Scott: Hey, TXCIN Nation. I'm Scott Bullington with IMS and thanks for joining us on today's edition of TXCIN TV. I've really been looking forward to interviewing this next person because every time I see her, I get a hug and a lot of good information. Today, we're gonna talk to Ruth Golden. Now, Ruth is a senior practice educator with the TXCIN Network. So when we come back, I'm gonna get that hug, and you're gonna get some information on compliance and how it applies to PHI.
All right. So I got the hug. Now, it's time for you to get some training on compliance and how it applies to PHI. Ruth, thanks for joining us today. And let's go ahead and dive right into the information that you have on compliance and how it applies to PHI in an office setting.
Ruth: Thanks, Scott, for having me here today. And I really would like to touch on a very important item that all offices should be aware of and that is the patient information is protected at all times within the office setting. And there are several of the most common violations for this. There's a list of them. And most offices don't realize that they may be out of compliance. So I wanna make sure that they're aware of the main ones that they work with on a daily basis, that they can protect and maintain that confidentiality of the patient information.
Scott: Okay. So there's, obviously, quite a few different violations that a office may encounter. And give us some examples of one or a couple are the most common and that we can act upon right now.
Ruth: Okay. I think probably the number one thing is patient information disclosure within the office setting. You may be talking to a fellow employee regarding a patient's care and you're not talking in a private area where that information may spillover into your waiting room. You have to use discretion when dealing with any patient information. Another one would be your computers. Are your computer screens protected? I would use a screen that protects that information where someone else cannot see it. And I think one of the most important ones would be the disposal of medical information. We all know we have to shred it. We can't just throw it in a trash can. It has to be taken care of properly. So you want to make sure your vendor that you're using, if you have an outside [SP] vendor, you've outsourced that, make sure they're in compliance, that they've signed a business associate agreement that they are going to protect that information, or get a vendor that will shred onsite. So you have to protect that information.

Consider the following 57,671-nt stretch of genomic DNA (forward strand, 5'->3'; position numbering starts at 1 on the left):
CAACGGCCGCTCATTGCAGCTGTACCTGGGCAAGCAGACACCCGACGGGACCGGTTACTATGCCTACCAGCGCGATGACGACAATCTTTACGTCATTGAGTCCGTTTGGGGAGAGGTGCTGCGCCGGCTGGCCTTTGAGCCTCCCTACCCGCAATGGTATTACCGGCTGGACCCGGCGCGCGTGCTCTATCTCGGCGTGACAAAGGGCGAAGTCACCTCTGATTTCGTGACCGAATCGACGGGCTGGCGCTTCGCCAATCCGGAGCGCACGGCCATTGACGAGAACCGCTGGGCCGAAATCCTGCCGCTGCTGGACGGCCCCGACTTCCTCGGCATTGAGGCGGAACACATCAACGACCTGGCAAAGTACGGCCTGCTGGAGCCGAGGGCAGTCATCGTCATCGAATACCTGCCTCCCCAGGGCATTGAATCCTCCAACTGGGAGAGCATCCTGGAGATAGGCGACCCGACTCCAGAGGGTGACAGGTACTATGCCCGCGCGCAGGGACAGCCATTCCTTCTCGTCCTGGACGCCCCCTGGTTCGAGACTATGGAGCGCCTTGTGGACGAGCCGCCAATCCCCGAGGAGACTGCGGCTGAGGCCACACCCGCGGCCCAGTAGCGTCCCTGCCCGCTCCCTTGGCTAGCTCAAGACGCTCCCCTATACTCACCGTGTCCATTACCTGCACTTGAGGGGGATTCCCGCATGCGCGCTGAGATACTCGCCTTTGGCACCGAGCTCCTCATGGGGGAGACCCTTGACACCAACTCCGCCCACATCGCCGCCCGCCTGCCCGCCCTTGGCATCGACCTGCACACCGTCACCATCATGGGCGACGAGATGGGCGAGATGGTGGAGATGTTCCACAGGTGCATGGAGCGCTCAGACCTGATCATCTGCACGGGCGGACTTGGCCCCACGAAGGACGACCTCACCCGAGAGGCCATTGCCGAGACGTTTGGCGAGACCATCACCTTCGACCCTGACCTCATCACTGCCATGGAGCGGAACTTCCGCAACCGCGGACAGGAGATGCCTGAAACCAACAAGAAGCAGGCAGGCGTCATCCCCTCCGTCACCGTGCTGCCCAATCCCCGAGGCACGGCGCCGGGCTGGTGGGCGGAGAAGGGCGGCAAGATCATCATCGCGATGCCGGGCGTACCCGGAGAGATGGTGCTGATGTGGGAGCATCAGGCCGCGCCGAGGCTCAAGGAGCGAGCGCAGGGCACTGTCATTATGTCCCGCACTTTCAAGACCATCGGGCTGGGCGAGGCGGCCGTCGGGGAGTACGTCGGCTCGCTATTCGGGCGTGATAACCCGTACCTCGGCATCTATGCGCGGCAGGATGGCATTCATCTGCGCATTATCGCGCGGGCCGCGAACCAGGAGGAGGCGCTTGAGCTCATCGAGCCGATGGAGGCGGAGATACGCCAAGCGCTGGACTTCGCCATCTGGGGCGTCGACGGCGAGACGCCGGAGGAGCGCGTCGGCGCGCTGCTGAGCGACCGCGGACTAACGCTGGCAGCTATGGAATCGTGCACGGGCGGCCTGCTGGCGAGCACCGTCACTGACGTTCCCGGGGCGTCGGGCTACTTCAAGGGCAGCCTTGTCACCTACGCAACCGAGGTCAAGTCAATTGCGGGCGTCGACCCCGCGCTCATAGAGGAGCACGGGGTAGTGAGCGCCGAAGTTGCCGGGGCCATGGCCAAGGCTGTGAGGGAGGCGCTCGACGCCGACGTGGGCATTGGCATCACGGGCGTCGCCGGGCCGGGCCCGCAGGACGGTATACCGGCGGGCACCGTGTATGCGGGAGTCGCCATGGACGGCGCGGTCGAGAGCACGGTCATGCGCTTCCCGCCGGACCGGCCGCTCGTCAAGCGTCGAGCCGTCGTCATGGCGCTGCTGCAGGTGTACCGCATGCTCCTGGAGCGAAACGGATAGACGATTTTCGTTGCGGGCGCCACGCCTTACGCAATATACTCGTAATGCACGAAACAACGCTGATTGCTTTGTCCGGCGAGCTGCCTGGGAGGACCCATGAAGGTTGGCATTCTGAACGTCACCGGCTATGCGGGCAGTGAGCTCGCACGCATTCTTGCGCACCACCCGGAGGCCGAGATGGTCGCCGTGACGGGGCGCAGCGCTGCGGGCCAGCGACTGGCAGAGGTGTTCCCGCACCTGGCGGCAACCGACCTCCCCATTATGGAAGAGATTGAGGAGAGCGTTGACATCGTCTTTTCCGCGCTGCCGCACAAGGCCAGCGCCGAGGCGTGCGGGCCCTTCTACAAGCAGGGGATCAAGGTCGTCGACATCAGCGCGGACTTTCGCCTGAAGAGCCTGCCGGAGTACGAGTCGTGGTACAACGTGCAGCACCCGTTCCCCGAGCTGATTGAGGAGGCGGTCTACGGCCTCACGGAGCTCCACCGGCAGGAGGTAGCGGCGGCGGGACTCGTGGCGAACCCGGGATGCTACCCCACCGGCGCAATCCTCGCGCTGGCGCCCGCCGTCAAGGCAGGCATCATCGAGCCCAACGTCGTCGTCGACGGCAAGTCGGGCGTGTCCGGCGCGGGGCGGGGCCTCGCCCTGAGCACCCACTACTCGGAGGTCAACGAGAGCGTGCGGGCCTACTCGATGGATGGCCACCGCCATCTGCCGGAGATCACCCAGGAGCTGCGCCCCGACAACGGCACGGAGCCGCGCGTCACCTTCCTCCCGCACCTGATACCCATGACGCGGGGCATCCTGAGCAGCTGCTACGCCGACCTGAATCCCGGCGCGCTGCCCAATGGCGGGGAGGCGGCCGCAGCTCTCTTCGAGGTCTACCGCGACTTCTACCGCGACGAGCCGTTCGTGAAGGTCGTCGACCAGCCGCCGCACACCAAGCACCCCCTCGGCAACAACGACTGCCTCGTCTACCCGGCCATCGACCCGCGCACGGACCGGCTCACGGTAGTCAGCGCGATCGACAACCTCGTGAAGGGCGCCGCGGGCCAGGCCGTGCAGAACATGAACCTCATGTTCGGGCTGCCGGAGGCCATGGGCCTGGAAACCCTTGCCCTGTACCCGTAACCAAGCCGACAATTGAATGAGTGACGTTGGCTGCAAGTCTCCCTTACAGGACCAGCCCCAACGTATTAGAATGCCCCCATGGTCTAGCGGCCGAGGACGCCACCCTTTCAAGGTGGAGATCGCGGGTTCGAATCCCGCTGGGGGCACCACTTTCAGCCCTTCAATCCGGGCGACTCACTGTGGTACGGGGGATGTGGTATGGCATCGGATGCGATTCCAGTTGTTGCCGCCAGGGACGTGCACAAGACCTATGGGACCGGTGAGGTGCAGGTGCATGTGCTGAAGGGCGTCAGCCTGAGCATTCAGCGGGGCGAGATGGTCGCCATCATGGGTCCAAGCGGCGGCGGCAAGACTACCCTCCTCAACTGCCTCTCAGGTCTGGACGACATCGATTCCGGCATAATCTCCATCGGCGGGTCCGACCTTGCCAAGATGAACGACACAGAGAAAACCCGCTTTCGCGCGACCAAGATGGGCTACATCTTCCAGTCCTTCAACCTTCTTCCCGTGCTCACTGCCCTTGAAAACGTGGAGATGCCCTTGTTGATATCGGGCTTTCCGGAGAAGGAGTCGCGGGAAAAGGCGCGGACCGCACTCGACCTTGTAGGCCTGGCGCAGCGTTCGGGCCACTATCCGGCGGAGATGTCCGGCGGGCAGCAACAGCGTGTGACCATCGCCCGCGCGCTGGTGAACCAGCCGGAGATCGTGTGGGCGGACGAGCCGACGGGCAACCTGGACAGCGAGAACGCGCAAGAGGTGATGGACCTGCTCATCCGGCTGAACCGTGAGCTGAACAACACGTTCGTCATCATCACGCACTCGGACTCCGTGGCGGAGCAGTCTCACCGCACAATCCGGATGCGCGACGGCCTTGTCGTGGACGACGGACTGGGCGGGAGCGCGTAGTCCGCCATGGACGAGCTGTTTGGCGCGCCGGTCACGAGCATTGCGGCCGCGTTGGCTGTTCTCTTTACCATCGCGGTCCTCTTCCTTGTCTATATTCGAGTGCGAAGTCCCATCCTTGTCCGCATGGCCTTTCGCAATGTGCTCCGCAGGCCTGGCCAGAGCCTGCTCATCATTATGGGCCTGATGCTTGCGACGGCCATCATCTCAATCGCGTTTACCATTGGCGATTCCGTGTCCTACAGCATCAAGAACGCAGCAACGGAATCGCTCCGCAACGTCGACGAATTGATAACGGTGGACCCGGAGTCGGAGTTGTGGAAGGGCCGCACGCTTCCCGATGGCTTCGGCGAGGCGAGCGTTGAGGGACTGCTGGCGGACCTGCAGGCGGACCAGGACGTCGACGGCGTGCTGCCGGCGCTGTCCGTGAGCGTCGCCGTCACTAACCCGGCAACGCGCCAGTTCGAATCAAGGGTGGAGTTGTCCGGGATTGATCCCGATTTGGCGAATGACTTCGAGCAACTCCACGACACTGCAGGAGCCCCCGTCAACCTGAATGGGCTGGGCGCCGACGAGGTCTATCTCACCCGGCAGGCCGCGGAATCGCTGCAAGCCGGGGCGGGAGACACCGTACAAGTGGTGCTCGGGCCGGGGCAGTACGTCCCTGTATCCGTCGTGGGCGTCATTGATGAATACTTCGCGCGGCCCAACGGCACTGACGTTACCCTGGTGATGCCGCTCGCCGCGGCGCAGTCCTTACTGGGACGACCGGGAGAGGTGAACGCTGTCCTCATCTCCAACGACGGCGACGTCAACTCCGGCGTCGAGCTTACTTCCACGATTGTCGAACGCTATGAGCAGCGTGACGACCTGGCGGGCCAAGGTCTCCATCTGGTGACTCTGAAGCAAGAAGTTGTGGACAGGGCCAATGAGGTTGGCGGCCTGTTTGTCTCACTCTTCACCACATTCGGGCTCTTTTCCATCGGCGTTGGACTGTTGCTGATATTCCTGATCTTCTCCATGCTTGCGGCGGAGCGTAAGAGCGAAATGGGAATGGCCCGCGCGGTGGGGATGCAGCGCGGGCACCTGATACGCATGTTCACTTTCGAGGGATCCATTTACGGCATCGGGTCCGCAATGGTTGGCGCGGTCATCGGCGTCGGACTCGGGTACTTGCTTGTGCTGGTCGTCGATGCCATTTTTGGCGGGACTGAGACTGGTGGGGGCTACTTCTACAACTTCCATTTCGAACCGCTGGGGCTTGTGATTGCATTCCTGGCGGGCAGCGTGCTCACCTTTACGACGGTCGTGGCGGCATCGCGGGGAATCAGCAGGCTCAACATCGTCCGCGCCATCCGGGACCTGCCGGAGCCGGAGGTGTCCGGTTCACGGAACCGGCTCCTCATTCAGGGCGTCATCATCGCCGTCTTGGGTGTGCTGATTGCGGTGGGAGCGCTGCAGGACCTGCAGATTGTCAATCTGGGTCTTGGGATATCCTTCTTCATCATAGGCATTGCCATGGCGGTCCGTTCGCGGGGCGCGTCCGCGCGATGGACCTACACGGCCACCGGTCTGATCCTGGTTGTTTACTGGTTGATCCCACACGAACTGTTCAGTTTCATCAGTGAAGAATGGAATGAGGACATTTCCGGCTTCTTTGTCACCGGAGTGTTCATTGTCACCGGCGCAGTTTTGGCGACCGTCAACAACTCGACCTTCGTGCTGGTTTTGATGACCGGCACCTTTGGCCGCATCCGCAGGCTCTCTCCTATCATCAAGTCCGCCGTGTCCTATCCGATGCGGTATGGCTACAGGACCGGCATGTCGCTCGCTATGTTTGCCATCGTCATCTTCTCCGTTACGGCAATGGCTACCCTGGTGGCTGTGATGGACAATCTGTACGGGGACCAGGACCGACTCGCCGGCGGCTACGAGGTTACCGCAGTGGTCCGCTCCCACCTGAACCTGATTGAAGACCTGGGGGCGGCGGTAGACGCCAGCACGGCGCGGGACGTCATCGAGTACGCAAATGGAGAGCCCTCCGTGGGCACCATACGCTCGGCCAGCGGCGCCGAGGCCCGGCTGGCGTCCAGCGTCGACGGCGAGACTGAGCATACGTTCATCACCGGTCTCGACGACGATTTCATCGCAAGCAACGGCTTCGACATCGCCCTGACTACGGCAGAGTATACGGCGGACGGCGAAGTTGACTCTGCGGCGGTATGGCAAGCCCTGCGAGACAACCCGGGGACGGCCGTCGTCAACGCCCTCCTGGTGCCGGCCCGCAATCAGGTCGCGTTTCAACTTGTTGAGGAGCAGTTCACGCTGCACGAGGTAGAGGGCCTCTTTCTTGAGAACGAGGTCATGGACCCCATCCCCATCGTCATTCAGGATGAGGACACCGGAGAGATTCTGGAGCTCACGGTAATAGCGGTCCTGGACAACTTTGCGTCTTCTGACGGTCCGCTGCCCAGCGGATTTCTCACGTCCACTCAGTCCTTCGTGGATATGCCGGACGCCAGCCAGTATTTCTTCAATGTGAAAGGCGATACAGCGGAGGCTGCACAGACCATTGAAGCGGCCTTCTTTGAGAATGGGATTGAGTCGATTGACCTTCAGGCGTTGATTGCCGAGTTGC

Scott: What is the one thing, though, that you think doctors can do to help their office be more compliant?
Ruth: I think the number one thing to do, Scott, would be employee training. Most employees do not have an active role in HIPAA training and compliance training. And it's not of lack of information for them on their part, it was just not a policy or procedure that is documented and performed within that office. So I think every employee, every new employee, every staff member, every clinical administrative, clerical staff member within that office setting needs to go through a HIPAA security training. So I think the number one would be just to have a training session, and maybe make it an annual event where they have to sign off, and that goes into their employee record.
Scott: Okay. So if they need to do more training, are they gonna get the training through you or are there also outside resources that they can look for to utilize as well?
Ruth: There's outside resources. Most offices should already have a compliance policy already set within their office setting. And that's one of the guidelines for HIPAA compliance, is that every employee has that training and they're aware of how to protect that information.
Scott: Okay. So if they need to get a hold of you, what's the best way to get in touch with you? By email?
Ruth: Yeah, probably email. It's email@example.com.
Scott: Okay. Good stuff. Well, thanks for sharing all that with us. And, folks, I hope you really understand the importance of compliance when it comes to protected health information. This isn't just something that we need to be doing every once in a while or maybe it's important, maybe it's not important, it is one of the number one things that offices need to focus on. And if you have more questions about it, get in touch with Ruth at the email that she just gave you or you can get in touch with me, firstname.lastname@example.org, and we'll get someone with you right away. Again, we wanna thank you so much for joining us today. We look forward to seeing you again and keep the mission rolling.